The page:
Detroit — Jim Devellano stood with some writers in the visitors’ dressing room in Buffalo after the Red Wings beat the Sabres, 2-1, on Nov. 23.
Approaching the Thanksgiving week marker, when management takes stock of playoff hopes for the club, the Red Wings did not instill confidence.
But their goalie did.
Perhaps 15 feet from Devellano, having just stopped 32 of the Sabres’ 33 shots, Jimmy Howard pulled off the pads.
As he watched, Devellano said what Red Wings fans had likely concluded. With the club having designated Petr Mrazek the top goalie two months earlier and the expansion draft looming, it was clear.
“We had pretty much told him good-bye,” Devellano said of Howard.
Referring to Howard’s stellar performance in relief of Mrazek, a rare piece of stability in the first 20 games, Devellano said, “And he told us to … ”
Devellano concluded with an expletive, indicating Howard’s performance disdained the circumstances.
With a smile and a shake of his head, the former general manager, who guided the big 30-year-old resurrection of the franchise, said, “You’ve really got to respect that.”
Devellano pounded “really” like a percussionist striking a kettle drum.
Fans don’t like it
The Red Wings’ decision to protect Howard, 33, and expose Mrazek, 25, to the vagaries of the expansion draft roiled a large chunk of the fans. Social media, readers’ comments and talk radio provide strong evidence.
It is declared, in a fairly wide swath of the NHL hot-stove media community, the most interesting decision among the 30 teams protecting players from selection by the expansion Las Vegas Golden Knights.
When a big decision is declared interesting, most of the people declaring it so are far along in the belief it is a bad one.
But Devellano provided some early context.
Mrazek’s play has disappointed both player and team because of a lack of consistency since about mid-February 2016.
Since then, at moments when he was counted on, perhaps a bit unfairly, to lift an inconsistent team in obvious decline, Mrazek sometimes presents more problems in net than he solved.
Having dispatched long-time goal tending coach Jim Bedard, in favor of Mrazek’s coach in Grand Rapids, Jeff Salajko, at the same time they were essentially declaring Mrazek the No. 1 goalie, the Red Wings hoped that with some extra work, Mrazek would shake it off.
But there is another moment in a dressing room that is revealing about the Wings decision to protect the older goalie, who is playing better now, but has had some inconsistency of his own, over time.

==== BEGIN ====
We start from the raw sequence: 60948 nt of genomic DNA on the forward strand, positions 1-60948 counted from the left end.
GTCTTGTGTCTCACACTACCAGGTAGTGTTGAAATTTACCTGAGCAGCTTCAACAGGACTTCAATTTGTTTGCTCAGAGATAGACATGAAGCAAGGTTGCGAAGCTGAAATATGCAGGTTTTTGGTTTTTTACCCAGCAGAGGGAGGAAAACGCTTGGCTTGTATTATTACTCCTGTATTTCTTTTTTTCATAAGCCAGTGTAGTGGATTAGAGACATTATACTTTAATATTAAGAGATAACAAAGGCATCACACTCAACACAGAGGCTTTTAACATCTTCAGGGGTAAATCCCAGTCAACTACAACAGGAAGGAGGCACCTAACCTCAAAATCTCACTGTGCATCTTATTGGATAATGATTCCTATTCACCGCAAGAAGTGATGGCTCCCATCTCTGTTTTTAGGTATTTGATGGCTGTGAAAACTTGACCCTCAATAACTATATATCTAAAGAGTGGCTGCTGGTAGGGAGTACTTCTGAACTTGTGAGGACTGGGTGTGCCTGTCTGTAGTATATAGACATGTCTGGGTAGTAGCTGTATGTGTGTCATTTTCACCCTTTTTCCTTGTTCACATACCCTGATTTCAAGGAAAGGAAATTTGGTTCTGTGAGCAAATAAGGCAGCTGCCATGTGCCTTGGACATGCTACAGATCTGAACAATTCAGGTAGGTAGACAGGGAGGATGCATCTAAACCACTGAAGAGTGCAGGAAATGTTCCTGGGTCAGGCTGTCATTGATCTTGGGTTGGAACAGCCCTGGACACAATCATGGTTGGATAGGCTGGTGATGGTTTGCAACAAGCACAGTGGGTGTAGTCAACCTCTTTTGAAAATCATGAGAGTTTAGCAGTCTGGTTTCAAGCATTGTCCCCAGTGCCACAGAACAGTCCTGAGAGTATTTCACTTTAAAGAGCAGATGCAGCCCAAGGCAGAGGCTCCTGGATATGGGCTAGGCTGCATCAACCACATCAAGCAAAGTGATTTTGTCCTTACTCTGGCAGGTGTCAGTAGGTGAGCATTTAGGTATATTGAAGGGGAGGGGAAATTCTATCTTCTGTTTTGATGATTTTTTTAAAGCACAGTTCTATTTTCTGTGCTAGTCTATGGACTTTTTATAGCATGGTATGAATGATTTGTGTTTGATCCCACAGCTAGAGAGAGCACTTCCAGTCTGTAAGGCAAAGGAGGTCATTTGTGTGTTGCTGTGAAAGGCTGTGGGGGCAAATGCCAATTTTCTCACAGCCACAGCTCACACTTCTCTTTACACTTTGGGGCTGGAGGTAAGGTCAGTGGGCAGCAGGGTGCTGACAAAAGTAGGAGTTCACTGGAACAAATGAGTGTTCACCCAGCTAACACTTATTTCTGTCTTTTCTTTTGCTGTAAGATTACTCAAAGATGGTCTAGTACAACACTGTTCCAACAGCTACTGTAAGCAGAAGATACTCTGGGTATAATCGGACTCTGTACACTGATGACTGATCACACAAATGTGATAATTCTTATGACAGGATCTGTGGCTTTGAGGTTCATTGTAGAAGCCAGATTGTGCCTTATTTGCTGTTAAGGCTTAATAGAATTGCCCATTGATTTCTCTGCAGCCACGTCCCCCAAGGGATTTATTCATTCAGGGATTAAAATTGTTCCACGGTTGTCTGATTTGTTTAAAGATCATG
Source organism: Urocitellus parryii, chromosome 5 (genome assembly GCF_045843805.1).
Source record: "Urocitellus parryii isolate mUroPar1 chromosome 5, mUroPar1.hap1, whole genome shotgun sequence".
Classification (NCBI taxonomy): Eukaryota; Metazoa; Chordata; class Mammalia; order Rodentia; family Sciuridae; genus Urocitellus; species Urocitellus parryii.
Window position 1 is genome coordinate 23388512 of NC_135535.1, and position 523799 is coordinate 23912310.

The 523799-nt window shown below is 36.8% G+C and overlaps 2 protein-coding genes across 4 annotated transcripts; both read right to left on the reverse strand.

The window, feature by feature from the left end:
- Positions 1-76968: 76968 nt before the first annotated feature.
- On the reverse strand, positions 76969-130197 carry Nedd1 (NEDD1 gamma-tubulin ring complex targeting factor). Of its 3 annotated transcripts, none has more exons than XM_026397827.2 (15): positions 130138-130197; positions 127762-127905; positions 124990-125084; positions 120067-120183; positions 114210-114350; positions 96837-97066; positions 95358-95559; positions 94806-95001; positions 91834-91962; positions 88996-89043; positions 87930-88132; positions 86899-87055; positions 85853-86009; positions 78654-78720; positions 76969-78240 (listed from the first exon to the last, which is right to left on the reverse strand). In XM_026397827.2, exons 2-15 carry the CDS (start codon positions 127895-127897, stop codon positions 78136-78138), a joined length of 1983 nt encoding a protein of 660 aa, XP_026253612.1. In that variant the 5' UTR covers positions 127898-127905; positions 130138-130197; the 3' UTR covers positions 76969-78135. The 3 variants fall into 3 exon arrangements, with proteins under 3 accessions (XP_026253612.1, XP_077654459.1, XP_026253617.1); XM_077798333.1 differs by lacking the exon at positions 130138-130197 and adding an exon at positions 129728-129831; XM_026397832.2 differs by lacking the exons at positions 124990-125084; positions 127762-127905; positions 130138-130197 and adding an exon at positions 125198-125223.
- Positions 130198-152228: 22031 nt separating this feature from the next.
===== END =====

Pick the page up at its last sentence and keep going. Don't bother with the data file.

When Mrazek first showed up in the Red Wings’ dressing room in February 2012, his self-assurance radiated. Asked the standard media question, “Are you nervous?” Mrazek did not provide the usual answer, concerning the need of an athlete to balance intense anticipation with remaining in the moment and confidence. “I’m never nervous,” Mrazek said.
The scribes and TV folks paused, waiting for a bit of elaboration along the usual lines. Mrazek’s only elaboration asserted his supreme confidence.
It became his trademark.
But, even in those earliest moments, a question lingered.
What happens, if the confidence is not fully examined, when events in a goalie’s career make that mentality a mistake?
Mrazek is a good goalie, and the Red Wings may well have made a considerable error.
But, throughout his decade in the Wings net, I have had a higher appraisal of Howard than most fans, certainly, and some paid observers. His performance in the 2013 playoffs, as an All-Star the first three months of 2014-15 and his brilliance in the first two month last season are among the best evidence.
I believe Mrazek holds perhaps greater promise. But he has not looked good, consistently, for a season-and-a-half.
And he has an issue, periodically, it seems.
Move makes sense
His footwork in the crease sometimes suffers. It is as if he fails to discipline the tendency to try to do just a bit too much. His far rarer glitch, taking too large a risk while roaming from the crease, is sort of a similar symptom of perhaps the same thing.
It is as if he is too confident.
A 3.04 goals against average and .901 save percentage across 54 games played last season counsels the need for humble rededication.
The Wings would like to have the confidence of knowing Mrazek understands that.
They have signaled they do not.
The Red Wings trumpet the need to “preserve the culture.”
It is clear there will be some several seasons full of the sort of training required when “building from within.”
The point of view up-and-down the organization is that a lot of young men are asked to curb ego enough to learn the NHL game the way the Red Wings intend to play it.
For them, too much confidence is sometimes a dangerous thing.